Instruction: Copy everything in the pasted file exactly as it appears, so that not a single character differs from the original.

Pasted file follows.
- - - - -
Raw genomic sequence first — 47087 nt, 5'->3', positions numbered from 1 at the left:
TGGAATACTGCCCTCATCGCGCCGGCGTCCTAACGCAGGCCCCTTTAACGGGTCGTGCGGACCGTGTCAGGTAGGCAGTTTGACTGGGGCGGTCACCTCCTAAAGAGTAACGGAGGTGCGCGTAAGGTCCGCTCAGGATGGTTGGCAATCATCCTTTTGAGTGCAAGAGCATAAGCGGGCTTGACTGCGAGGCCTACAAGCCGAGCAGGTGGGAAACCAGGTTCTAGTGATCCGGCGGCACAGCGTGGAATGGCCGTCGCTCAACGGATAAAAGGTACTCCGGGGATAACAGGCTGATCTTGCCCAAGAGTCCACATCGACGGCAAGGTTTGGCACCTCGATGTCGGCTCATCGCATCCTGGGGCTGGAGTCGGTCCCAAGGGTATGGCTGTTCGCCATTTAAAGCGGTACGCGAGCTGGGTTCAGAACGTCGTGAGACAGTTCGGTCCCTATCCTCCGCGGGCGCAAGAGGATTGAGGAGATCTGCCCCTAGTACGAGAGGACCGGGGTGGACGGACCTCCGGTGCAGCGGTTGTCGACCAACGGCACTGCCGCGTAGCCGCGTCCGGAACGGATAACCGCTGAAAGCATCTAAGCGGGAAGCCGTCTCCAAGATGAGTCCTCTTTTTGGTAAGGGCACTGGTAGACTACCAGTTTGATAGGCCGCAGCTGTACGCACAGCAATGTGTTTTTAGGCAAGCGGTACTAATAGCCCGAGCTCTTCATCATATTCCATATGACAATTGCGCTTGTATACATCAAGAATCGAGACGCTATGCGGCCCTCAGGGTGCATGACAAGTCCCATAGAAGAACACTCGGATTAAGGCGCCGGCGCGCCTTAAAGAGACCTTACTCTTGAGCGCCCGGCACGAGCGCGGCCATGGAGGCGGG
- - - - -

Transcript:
Raw genomic sequence first — 47087 nt, 5'->3', positions numbered from 1 at the left:
TGGAATACTGCCCTCATCGCGCCGGCGTCCTAACGCAGGCCCCTTTAACGGGTCGTGCGGACCGTGTCAGGTAGGCAGTTTGACTGGGGCGGTCACCTCCTAAAGAGTAACGGAGGTGCGCGTAAGGTCCGCTCAGGATGGTTGGCAATCATCCTTTTGAGTGCAAGAGCATAAGCGGGCTTGACTGCGAGGCCTACAAGCCGAGCAGGTGGGAAACCAGGTTCTAGTGATCCGGCGGCACAGCGTGGAATGGCCGTCGCTCAACGGATAAAAGGTACTCCGGGGATAACAGGCTGATCTTGCCCAAGAGTCCACATCGACGGCAAGGTTTGGCACCTCGATGTCGGCTCATCGCATCCTGGGGCTGGAGTCGGTCCCAAGGGTATGGCTGTTCGCCATTTAAAGCGGTACGCGAGCTGGGTTCAGAACGTCGTGAGACAGTTCGGTCCCTATCCTCCGCGGGCGCAAGAGGATTGAGGAGATCTGCCCCTAGTACGAGAGGACCGGGGTGGACGGACCTCCGGTGCAGCGGTTGTCGACCAACGGCACTGCCGCGTAGCCGCGTCCGGAACGGATAACCGCTGAAAGCATCTAAGCGGGAAGCCGTCTCCAAGATGAGTCCTCTTTTTGGTAAGGGCACTGGTAGACTACCAGTTTGATAGGCCGCAGCTGTACGCACAGCAATGTGTTTTTAGGCAAGCGGTACTAATAGCCCGAGCTCTTCATCATATTCCATATGACAATTGCGCTTGTATACATCAAGAATCGAGACGCTATGCGGCCCTCAGGGTGCATGACAAGTCCCATAGAAGAACACTCGGATTAAGGCGCCGGCGCGCCTTAAAGAGACCTTACTCTTGAGCGCCCGGCACGAGCGCGGCCATGGAGGCGGG